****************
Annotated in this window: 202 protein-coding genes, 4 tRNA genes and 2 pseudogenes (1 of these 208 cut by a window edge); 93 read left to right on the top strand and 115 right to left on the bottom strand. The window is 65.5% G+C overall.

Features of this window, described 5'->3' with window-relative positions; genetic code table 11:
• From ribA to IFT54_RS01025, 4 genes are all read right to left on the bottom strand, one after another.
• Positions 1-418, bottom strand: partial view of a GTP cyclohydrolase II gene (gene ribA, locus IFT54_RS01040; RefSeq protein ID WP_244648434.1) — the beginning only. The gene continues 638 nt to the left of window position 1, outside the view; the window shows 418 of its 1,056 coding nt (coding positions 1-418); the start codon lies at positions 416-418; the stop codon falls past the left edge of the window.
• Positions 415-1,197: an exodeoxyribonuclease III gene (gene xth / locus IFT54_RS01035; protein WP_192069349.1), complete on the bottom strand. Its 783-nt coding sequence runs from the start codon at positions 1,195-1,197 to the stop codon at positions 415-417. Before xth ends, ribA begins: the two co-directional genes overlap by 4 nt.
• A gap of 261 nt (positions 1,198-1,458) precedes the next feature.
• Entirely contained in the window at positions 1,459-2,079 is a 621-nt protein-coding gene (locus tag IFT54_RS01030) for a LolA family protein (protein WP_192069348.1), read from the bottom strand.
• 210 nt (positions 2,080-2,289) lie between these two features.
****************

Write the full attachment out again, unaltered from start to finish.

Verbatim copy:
Annotated in this window: 202 protein-coding genes, 4 tRNA genes and 2 pseudogenes (1 of these 208 cut by a window edge); 93 read left to right on the top strand and 115 right to left on the bottom strand. The window is 65.5% G+C overall.

Features of this window, described 5'->3' with window-relative positions; genetic code table 11:
• From ribA to IFT54_RS01025, 4 genes are all read right to left on the bottom strand, one after another.
• Positions 1-418, bottom strand: partial view of a GTP cyclohydrolase II gene (gene ribA, locus IFT54_RS01040; RefSeq protein ID WP_244648434.1) — the beginning only. The gene continues 638 nt to the left of window position 1, outside the view; the window shows 418 of its 1,056 coding nt (coding positions 1-418); the start codon lies at positions 416-418; the stop codon falls past the left edge of the window.
• Positions 415-1,197: an exodeoxyribonuclease III gene (gene xth / locus IFT54_RS01035; protein WP_192069349.1), complete on the bottom strand. Its 783-nt coding sequence runs from the start codon at positions 1,195-1,197 to the stop codon at positions 415-417. Before xth ends, ribA begins: the two co-directional genes overlap by 4 nt.
• A gap of 261 nt (positions 1,198-1,458) precedes the next feature.
• Entirely contained in the window at positions 1,459-2,079 is a 621-nt protein-coding gene (locus tag IFT54_RS01030) for a LolA family protein (protein WP_192069348.1), read from the bottom strand.
• 210 nt (positions 2,080-2,289) lie between these two features.